A business continuity plan will not guarantee you will never experience a disruption to your business (ie. network outage, flood, fire or natural disaster), but having a plan in place will reduce your downtime and therefore minimize your financial losses, reputational damage, and loss of clients.
When your car needs service, you go to a mechanic. When you don’t feel well, you go to a doctor. When you need legal advice, you go to a lawyer. When your business needs a continuity plan, you should go to a certified “Business Continuity Planner”. Without a certified planner helping to establish your plan, your business runs the risk of not recovering successfully.
For any plan to succeed you need the buy-in and support of senior management. Management support will reinforce the importance of your business continuity program. This will help ensure that all employees and critical vendors understand the relevance, the priority levels and that they fully cooperate. This will make all the difference in the success of your planning and recovery efforts.
The appropriate funding needs to be in established and in place to ensure the overall success of your program. Considerations include the expense of hiring a certified planner or consultant; ensuring your critical systems and data are appropriately backed up and stored off site; regular testing of critical functions; and any potential tools that may be required to facilitate your recovery efforts. Consider total cost, and budget monthly.
Ensuring that a governing body of senior executives is empowered to oversee the progress of your program. Members should be stakeholders from various departments (ie. Audit, IT, Risk, Finance, Operations). Establish regular monthly meetings to review progress. Ensure that the Steering Committee enforces appropriate employee participation and cooperation.
A full business continuity program will ensure that all aspects of planning are considered and incorporated into your organizations planning efforts. A full program that is exercised and updated regularly will exponentially increases your recovery odds. Piece meal planning will not thoroughly protect your business. It may cover certain areas, but ultimately cutting corners will cut your odds at a successful recovery.
Assigning an internal employee that is inexperienced in business continuity to manage the development of your program, while maintaining their current responsibilities is risky business. As a stretch role, that person has regular daily responsibilities that will be their primary focus. That means your business continuity program will not get the attention and prioritization it requires. An inexperienced planner will potentially not include all the required elements of a business continuity program leaving your organization open to risk. Yes, you may save some money, but should your company experience a true crisis you may find the cost to recover potentially debilitating.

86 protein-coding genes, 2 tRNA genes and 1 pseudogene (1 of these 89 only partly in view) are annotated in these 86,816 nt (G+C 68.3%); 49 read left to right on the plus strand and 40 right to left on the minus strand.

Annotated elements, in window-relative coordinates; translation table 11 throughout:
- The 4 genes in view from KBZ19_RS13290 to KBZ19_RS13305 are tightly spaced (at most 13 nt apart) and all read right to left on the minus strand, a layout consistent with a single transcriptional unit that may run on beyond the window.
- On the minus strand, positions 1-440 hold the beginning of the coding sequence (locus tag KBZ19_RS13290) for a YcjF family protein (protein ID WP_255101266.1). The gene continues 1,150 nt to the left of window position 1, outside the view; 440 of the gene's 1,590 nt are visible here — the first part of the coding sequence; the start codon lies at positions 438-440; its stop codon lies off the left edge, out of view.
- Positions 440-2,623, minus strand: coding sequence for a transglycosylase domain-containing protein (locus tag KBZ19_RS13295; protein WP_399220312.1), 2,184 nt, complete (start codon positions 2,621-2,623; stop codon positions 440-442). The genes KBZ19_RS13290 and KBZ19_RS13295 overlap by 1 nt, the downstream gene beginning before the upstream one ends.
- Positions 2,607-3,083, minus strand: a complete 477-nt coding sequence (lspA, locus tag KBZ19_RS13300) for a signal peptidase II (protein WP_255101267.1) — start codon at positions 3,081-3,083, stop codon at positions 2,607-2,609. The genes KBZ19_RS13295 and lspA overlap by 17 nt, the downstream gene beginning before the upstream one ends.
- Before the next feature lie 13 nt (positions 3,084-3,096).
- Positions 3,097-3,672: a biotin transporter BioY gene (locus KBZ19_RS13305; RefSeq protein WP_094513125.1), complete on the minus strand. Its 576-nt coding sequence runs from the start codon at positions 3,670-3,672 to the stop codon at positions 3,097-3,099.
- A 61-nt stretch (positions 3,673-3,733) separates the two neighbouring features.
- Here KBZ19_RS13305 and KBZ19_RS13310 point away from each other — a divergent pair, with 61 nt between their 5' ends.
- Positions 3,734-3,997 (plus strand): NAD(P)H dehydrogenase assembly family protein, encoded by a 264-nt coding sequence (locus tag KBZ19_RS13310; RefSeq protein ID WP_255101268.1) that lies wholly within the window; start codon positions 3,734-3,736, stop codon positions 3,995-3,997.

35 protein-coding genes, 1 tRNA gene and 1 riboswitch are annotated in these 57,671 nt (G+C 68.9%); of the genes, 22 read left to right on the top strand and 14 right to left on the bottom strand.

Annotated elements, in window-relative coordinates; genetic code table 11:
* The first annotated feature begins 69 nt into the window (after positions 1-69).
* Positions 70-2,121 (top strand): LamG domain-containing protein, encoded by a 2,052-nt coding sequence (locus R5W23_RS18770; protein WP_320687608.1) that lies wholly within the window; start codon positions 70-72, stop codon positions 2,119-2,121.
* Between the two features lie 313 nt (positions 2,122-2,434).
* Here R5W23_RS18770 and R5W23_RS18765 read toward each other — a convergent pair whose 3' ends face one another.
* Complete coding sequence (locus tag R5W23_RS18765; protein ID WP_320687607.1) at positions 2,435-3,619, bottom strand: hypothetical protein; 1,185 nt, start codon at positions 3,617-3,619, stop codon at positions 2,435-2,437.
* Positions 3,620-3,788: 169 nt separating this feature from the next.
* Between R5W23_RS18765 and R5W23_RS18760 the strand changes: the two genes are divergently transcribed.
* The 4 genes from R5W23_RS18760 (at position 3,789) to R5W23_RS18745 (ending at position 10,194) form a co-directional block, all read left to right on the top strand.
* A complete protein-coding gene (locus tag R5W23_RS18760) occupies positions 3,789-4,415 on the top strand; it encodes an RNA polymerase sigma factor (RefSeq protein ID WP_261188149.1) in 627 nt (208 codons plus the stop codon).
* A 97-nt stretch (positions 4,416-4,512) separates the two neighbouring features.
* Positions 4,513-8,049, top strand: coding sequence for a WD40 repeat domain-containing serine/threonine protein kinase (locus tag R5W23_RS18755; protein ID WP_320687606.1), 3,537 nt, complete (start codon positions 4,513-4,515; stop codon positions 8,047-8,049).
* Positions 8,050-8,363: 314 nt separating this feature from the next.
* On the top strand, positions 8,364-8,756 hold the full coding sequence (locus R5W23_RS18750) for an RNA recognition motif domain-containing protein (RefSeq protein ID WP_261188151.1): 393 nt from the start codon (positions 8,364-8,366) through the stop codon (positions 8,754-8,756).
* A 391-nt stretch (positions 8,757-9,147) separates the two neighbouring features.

A full business continuity program includes multiple phases, and areas of focus. A certified consultant will take you through the core planning process and professional practices. In an effort to cut costs you may be inclined to skip some steps. This will only diminish the thoroughness of your business continuity plan and may render your plan less effective when you need to implement it.
Business continuity does not belong under the jurisdiction of one department, or one manager, or one planner. One person can not be the authority of the entire program as it will limit the reach and overall success of the program. Information Technology, or Audit can not own your recovery plan because they can not be self governing. However, they are both vital organs in your plan. Your business continuity plan is literally a main artery in your organization that must reach and touch every part of your business in order for it to be effective and flow properly. Thus the need for a Steering Committee.
Once you’ve completed your business continuity program that doesn’t mean you are done and now you can relax. Your internal and external processes continue to advance; regulations and requirements evolve; employees come and go; technology constantly changes; and data transforms by the second. You can’t assume that once you’ve completed a plan that it will remain effective if you haven’t maintained it. Regular checks are required. A minimum of monthly updates along with quarterly testing is mandatory to ensure the plan remains current and effective.
Don’t rely on the fact that you’ve never had a problem before or that lightning never strikes the same place twice. Life happens, and usually when you least expect it. Start planning now. If time and budget are concerns, focus on completing one business continuity activity a month to get your business continuity program on the road to completion. This way if something happens before you have a full plan in place, at least you should have a few key elements in place to reduce your impact or losses.
The only thing worse than not having a full business continuity plan in place, is explaining why you didn’t. Instituting a full business continuity program is essential to the successful recovery of your business in the event of a disruption. Your company’s ultimate success begins with a plan. Plan to maintain management’s full support and ensure everyone in your organizations is participating. Maintain and test your plan regularly. Plan sooner than later.
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